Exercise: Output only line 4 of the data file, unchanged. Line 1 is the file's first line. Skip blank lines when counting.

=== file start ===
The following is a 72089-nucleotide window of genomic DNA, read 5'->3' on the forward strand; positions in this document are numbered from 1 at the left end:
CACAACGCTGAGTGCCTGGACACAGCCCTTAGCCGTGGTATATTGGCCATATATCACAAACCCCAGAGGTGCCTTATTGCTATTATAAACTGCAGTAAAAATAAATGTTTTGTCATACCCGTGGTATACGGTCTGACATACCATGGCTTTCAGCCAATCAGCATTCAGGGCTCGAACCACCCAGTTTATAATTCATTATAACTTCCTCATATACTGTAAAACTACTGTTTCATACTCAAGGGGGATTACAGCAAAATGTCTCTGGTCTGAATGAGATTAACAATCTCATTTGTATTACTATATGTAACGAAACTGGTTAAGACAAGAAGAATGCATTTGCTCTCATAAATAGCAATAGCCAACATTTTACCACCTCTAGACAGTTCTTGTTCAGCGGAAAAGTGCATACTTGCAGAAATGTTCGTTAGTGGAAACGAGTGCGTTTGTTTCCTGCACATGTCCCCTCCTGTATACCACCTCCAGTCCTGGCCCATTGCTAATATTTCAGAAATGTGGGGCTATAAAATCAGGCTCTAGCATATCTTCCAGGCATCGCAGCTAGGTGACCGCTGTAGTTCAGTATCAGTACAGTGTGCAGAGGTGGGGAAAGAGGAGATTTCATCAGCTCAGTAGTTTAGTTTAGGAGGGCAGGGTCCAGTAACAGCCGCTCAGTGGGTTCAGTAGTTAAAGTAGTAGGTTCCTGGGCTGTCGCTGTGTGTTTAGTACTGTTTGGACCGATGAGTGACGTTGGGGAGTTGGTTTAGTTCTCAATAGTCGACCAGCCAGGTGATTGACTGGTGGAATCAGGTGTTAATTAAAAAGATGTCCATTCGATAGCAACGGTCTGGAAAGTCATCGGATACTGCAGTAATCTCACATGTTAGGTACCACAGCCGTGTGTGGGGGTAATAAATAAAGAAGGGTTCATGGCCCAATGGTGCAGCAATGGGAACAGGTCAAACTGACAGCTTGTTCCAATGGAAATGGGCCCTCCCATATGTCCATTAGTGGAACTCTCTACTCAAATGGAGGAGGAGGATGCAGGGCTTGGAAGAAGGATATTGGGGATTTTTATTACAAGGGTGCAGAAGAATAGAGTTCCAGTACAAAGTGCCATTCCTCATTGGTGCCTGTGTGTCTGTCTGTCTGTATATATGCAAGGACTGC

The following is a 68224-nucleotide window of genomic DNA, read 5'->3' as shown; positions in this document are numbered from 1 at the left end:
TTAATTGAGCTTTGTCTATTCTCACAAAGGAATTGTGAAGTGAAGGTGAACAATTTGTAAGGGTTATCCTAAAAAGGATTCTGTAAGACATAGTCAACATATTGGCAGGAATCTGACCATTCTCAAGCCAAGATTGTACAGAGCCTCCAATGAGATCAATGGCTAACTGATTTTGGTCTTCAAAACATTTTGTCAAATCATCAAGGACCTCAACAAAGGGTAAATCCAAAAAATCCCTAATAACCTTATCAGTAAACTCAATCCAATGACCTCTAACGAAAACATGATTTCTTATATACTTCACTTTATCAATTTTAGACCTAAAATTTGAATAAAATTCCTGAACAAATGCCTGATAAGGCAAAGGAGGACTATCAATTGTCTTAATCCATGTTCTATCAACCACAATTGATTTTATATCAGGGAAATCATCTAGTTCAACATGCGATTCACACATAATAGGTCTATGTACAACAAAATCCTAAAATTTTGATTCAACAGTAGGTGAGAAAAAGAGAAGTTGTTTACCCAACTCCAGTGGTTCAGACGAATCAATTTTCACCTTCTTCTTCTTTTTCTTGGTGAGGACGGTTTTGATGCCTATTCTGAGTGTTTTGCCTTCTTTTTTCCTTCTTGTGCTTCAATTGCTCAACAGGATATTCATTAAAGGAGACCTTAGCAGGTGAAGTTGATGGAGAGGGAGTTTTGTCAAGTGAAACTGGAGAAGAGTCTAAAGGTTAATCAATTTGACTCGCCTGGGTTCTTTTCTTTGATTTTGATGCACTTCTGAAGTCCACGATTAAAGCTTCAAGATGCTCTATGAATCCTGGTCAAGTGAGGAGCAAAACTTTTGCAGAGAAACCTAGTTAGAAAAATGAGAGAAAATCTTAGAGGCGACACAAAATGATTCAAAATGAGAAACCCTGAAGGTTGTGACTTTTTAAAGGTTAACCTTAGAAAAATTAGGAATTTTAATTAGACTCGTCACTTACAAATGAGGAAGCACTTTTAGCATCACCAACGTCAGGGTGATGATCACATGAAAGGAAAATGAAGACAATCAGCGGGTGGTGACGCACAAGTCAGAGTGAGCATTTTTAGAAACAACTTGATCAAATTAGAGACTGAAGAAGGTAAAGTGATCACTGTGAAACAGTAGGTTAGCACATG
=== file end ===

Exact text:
TTAATTGAGCTTTGTCTATTCTCACAAAGGAATTGTGAAGTGAAGGTGAACAATTTGTAAGGGTTATCCTAAAAAGGATTCTGTAAGACATAGTCAACATATTGGCAGGAATCTGACCATTCTCAAGCCAAGATTGTACAGAGCCTCCAATGAGATCAATGGCTAACTGATTTTGGTCTTCAAAACATTTTGTCAAATCATCAAGGACCTCAACAAAGGGTAAATCCAAAAAATCCCTAATAACCTTATCAGTAAACTCAATCCAATGACCTCTAACGAAAACATGATTTCTTATATACTTCACTTTATCAATTTTAGACCTAAAATTTGAATAAAATTCCTGAACAAATGCCTGATAAGGCAAAGGAGGACTATCAATTGTCTTAATCCATGTTCTATCAACCACAATTGATTTTATATCAGGGAAATCATCTAGTTCAACATGCGATTCACACATAATAGGTCTATGTACAACAAAATCCTAAAATTTTGATTCAACAGTAGGTGAGAAAAAGAGAAGTTGTTTACCCAACTCCAGTGGTTCAGACGAATCAATTTTCACCTTCTTCTTCTTTTTCTTGGTGAGGACGGTTTTGATGCCTATTCTGAGTGTTTTGCCTTCTTTTTTCCTTCTTGTGCTTCAATTGCTCAACAGGATATTCATTAAAGGAGACCTTAGCAGGTGAAGTTGATGGAGAGGGAGTTTTGTCAAGTGAAACTGGAGAAGAGTCTAAAGGTTAATCAATTTGACTCGCCTGGGTTCTTTTCTTTGATTTTGATGCACTTCTGAAGTCCACGATTAAAGCTTCAAGATGCTCTATGAATCCTGGTCAAGTGAGGAGCAAAACTTTTGCAGAGAAACCTAGTTAGAAAAATGAGAGAAAATCTTAGAGGCGACACAAAATGATTCAAAATGAGAAACCCTGAAGGTTGTGACTTTTTAAAGGTTAACCTTAGAAAAATTAGGAATTTTAATTAGACTCGTCACTTACAAATGAGGAAGCACTTTTAGCATCACCAACGTCAGGGTGATGATCACATGAAAGGAAAATGAAGACAATCAGCGGGTGGTGACGCACAAGTCAGAGTGAGCATTTTTAGAAACAACTTGATCAAATTAGAGACTGAAGAAGGTAAAGTGATCACTGTGAAACAGTAGGTTAGCACATG